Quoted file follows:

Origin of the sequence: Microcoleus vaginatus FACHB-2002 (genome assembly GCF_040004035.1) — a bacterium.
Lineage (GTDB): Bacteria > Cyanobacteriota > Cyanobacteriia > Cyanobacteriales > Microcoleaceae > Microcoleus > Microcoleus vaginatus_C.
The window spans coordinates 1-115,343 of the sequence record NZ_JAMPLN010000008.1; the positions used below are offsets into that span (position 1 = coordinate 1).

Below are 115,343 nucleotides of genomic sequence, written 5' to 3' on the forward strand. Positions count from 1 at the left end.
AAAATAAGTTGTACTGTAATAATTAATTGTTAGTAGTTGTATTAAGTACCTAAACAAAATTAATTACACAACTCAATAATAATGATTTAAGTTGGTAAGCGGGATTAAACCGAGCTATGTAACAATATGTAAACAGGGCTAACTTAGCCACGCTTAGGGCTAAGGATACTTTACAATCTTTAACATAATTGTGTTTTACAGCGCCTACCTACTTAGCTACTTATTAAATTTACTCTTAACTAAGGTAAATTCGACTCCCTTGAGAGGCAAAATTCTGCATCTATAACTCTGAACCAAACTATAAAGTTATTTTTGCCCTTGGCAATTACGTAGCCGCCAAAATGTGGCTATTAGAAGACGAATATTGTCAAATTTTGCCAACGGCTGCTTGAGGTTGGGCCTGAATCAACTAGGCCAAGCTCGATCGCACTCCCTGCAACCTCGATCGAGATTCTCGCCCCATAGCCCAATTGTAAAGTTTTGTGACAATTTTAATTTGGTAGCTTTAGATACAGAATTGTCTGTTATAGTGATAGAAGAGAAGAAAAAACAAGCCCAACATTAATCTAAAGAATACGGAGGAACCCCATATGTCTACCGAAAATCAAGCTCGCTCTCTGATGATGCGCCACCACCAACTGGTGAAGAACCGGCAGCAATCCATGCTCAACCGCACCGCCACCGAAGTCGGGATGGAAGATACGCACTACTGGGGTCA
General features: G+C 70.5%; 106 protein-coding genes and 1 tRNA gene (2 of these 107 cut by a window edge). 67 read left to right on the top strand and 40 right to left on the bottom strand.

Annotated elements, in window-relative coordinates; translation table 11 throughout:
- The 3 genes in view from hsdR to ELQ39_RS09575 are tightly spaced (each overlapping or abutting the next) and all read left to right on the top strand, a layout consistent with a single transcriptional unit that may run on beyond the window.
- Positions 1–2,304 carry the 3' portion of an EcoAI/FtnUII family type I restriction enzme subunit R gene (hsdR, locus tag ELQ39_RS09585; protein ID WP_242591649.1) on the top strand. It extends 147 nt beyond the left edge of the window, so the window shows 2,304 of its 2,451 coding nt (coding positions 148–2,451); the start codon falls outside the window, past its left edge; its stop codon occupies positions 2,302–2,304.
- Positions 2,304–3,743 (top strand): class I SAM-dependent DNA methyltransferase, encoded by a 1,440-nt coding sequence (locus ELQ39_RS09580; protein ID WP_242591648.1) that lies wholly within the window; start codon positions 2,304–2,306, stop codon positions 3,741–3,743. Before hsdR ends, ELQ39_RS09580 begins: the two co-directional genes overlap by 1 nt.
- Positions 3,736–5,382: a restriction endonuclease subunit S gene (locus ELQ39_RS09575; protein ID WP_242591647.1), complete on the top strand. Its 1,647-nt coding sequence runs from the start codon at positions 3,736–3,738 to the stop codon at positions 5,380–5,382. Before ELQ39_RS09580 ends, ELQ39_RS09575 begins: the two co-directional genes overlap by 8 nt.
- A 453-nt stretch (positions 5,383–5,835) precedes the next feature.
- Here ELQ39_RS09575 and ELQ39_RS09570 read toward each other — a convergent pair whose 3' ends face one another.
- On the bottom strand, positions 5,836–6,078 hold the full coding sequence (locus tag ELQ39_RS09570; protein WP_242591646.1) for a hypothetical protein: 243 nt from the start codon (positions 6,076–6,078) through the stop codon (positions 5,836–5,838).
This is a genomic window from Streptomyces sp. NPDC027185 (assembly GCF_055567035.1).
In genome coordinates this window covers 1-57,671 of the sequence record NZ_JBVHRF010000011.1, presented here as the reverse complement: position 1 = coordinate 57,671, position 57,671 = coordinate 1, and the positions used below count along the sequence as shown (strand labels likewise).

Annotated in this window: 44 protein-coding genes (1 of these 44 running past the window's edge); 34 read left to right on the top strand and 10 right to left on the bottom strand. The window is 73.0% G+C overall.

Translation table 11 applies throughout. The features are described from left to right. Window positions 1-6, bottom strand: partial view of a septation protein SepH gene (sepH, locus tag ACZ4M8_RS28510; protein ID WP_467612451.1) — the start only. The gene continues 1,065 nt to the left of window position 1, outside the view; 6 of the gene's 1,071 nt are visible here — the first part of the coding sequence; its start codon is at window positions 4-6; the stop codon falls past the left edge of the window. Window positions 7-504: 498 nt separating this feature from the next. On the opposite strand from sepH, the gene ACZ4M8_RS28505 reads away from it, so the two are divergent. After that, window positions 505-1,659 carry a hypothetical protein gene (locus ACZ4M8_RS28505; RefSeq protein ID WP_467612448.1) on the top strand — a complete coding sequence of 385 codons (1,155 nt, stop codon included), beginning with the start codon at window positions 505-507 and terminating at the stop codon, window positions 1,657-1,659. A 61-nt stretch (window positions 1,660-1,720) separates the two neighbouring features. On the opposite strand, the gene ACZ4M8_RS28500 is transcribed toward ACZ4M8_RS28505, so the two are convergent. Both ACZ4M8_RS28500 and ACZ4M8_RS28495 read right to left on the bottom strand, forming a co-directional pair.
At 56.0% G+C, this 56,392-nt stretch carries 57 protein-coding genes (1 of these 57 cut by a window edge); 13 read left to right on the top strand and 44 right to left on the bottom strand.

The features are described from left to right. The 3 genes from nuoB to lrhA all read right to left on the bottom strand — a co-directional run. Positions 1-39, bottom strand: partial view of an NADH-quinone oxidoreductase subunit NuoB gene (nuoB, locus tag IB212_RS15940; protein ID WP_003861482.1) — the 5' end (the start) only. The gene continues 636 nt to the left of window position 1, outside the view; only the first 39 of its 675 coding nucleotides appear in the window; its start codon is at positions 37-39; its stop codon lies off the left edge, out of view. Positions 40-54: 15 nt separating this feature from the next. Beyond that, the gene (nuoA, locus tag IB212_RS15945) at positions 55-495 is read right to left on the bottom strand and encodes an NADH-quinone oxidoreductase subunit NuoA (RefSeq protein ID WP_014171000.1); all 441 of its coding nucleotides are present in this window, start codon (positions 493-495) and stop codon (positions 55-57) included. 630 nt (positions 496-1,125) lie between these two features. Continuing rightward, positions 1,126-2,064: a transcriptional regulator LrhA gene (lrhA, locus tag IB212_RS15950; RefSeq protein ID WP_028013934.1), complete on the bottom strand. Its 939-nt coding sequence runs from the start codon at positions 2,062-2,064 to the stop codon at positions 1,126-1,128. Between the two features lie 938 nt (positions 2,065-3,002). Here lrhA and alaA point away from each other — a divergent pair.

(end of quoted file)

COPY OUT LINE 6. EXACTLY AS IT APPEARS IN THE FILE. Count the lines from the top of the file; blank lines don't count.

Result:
General features: G+C 70.5%; 106 protein-coding genes and 1 tRNA gene (2 of these 107 cut by a window edge). 67 read left to right on the top strand and 40 right to left on the bottom strand.